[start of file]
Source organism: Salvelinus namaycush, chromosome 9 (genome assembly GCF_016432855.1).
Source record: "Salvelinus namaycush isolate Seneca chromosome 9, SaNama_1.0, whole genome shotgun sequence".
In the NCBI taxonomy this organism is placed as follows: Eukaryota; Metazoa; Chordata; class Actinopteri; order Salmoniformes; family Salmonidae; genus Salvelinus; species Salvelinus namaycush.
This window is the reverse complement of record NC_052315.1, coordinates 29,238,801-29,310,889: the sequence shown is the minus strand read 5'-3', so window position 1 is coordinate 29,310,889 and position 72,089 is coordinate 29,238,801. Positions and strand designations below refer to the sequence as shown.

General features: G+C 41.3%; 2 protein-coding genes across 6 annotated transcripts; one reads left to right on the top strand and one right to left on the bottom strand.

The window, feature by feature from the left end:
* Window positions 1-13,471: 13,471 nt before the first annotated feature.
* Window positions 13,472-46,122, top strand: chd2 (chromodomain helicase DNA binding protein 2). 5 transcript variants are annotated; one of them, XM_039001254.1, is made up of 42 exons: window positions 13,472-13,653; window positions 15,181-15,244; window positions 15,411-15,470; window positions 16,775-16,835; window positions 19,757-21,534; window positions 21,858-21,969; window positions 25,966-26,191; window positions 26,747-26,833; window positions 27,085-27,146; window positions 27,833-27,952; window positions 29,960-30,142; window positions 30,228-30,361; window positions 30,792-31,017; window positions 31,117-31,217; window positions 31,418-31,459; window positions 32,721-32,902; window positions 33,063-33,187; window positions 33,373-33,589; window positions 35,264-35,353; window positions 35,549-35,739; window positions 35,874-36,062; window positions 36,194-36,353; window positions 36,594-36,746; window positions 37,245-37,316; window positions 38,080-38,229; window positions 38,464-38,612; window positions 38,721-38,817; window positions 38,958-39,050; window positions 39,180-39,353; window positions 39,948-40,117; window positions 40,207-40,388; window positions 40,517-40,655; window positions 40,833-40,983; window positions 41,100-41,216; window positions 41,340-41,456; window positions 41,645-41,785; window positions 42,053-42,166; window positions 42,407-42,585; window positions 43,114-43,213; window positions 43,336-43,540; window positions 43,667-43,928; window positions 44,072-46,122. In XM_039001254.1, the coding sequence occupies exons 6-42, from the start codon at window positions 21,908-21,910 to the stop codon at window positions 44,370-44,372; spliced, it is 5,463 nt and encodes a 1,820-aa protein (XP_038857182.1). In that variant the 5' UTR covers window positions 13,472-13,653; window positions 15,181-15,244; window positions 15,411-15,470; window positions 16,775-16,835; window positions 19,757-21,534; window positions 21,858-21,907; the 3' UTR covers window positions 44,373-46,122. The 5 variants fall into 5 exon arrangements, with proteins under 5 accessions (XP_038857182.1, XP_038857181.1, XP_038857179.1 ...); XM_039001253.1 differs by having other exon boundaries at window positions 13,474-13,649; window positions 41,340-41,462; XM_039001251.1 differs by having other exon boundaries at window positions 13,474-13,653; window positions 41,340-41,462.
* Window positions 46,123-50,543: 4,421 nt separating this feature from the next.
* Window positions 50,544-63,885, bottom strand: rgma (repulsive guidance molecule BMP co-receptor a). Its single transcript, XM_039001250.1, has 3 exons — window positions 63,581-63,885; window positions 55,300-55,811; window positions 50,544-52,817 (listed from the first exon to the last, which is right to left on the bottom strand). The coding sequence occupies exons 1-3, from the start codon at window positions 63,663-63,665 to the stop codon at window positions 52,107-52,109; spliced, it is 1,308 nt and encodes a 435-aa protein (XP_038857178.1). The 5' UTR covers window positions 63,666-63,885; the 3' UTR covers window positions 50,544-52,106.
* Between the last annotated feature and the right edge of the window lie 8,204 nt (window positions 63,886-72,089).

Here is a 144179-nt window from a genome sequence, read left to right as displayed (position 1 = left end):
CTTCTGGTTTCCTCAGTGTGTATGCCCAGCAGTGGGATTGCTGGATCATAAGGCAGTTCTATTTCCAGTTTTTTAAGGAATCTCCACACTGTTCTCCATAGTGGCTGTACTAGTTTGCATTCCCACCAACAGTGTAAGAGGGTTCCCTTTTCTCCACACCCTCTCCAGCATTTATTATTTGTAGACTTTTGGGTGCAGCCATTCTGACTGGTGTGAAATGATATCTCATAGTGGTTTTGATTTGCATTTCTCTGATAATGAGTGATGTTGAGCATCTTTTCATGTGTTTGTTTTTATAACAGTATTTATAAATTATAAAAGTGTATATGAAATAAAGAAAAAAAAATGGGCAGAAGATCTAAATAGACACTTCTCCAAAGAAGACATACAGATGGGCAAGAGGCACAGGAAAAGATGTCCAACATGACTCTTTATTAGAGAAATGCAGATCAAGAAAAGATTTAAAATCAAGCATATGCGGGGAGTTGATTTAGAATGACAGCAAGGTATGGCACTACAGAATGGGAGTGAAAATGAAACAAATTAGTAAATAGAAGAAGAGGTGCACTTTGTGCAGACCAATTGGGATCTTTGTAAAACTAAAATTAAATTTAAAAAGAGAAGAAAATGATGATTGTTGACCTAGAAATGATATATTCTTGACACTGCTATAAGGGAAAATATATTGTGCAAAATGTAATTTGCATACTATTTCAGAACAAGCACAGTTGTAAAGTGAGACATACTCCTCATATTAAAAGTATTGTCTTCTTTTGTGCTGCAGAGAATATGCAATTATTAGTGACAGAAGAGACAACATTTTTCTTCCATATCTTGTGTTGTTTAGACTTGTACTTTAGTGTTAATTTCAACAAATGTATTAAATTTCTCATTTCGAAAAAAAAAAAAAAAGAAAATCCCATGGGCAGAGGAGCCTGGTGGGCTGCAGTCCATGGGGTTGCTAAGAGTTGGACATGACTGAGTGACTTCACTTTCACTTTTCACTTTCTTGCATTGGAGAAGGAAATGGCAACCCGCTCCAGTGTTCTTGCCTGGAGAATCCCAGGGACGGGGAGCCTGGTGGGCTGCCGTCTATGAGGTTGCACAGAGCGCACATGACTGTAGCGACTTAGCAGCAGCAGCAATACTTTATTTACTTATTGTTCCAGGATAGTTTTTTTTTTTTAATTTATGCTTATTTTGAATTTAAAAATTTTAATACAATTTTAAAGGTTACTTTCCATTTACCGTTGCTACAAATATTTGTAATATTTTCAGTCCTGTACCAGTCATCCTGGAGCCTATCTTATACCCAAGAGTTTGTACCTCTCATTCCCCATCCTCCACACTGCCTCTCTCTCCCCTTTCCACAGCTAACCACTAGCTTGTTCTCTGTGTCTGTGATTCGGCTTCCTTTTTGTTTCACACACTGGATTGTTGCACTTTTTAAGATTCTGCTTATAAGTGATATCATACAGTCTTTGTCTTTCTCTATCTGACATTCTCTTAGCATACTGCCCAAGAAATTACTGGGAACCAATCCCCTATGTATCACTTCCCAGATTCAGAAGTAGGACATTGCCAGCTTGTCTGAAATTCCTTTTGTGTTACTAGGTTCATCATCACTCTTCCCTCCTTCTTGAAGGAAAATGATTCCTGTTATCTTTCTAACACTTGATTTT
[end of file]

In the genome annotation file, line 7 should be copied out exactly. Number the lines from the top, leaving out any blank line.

* Window positions 1-13,471: 13,471 nt before the first annotated feature.